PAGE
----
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Effective classroom management is about prevention, routine, and developing relationships—not bribery, says an education professor.
Are you sure you want to delete this scoop?
The debate over Education Secretary Arne Duncan's speech at AERA—and the protests it engendered—continues.
An older post from Richard Byrne (December 2012) but worth a revisit--check out all of Kern Kelley's Google forms for educators.
It's exam time and students are stressing about turning in papers on time. What's a teacher to do in terms of noticing student plagiarism?
Have you been hesitant about jumping in to the Google+ social network? Well, now’s the time – Google announced in December that it’s online community has reached over 500 million members.
Already on my summer to-do list...
It's a unique project for a health class. The teacher gave his students an interesting assignment: coach 17 teachers and administrators toward healthier lifestyles. The results have been amazing.
"Students serve an important role in catering to a sub-industry that rewards colleges for rejecting the largest percentage of applicants."
This opinion piece, by Jon Boeckenstedt of De Paul University and published in the Chronicle of Higher Education, suggests that the admissions process needs to be modernized.
Rachel Simmons says proms teach girls to value money, conventional beauty, and to wait to be asked out.
I know that prom is a treasured rite of passage in high school, but I do wonder what we, as educators, can do to mitigate some of the more damaging social messages proms perpetuate. Simmons discusses here what girls learn from the prom experience--I'd love to see a similar list of what boys learn (obviously, many of the same things, but some specific to their gender as well).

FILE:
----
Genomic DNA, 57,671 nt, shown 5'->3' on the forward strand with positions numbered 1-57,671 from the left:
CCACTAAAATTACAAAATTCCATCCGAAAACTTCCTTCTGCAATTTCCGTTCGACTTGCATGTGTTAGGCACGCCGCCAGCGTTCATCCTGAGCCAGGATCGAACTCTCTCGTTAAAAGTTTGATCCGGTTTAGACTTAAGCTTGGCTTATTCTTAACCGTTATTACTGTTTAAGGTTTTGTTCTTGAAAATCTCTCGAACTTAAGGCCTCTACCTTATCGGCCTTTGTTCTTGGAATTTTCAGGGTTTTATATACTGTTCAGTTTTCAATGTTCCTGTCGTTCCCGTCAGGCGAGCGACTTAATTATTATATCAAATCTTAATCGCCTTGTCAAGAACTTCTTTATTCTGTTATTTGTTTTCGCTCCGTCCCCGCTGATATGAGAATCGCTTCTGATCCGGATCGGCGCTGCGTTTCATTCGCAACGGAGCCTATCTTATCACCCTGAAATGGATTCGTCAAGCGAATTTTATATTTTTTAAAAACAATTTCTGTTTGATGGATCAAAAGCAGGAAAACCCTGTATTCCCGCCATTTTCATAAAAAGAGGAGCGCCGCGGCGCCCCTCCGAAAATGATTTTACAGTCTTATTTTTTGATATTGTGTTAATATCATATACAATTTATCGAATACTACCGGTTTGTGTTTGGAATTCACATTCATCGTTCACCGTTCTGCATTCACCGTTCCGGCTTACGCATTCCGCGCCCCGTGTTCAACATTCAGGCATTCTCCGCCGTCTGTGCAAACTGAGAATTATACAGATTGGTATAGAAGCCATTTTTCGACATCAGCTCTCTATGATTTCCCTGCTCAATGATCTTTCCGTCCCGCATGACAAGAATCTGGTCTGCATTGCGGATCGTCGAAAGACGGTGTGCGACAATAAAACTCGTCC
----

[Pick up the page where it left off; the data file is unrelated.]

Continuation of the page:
A look at the sci-fi publisher a year after it announced it would do away with DRM.
DRM stands for Digital Rights Management--the technology embedded in most eBooks that keeps you from doing all those things you'd like to do with eBooks, like transfer them from one device to another, or lend them (that's something librarians would really like to be able to do) without restrictions or the need for additional software. These are the very same activities that publishers don't want you to be able to do with their eBooks because they fear it would cut into their profits.
Science educator Fred Ende proposes three ways to improve reading comprehension.
Modern technology pushes us to multitask. But a neuroscientist says we should do just the opposite.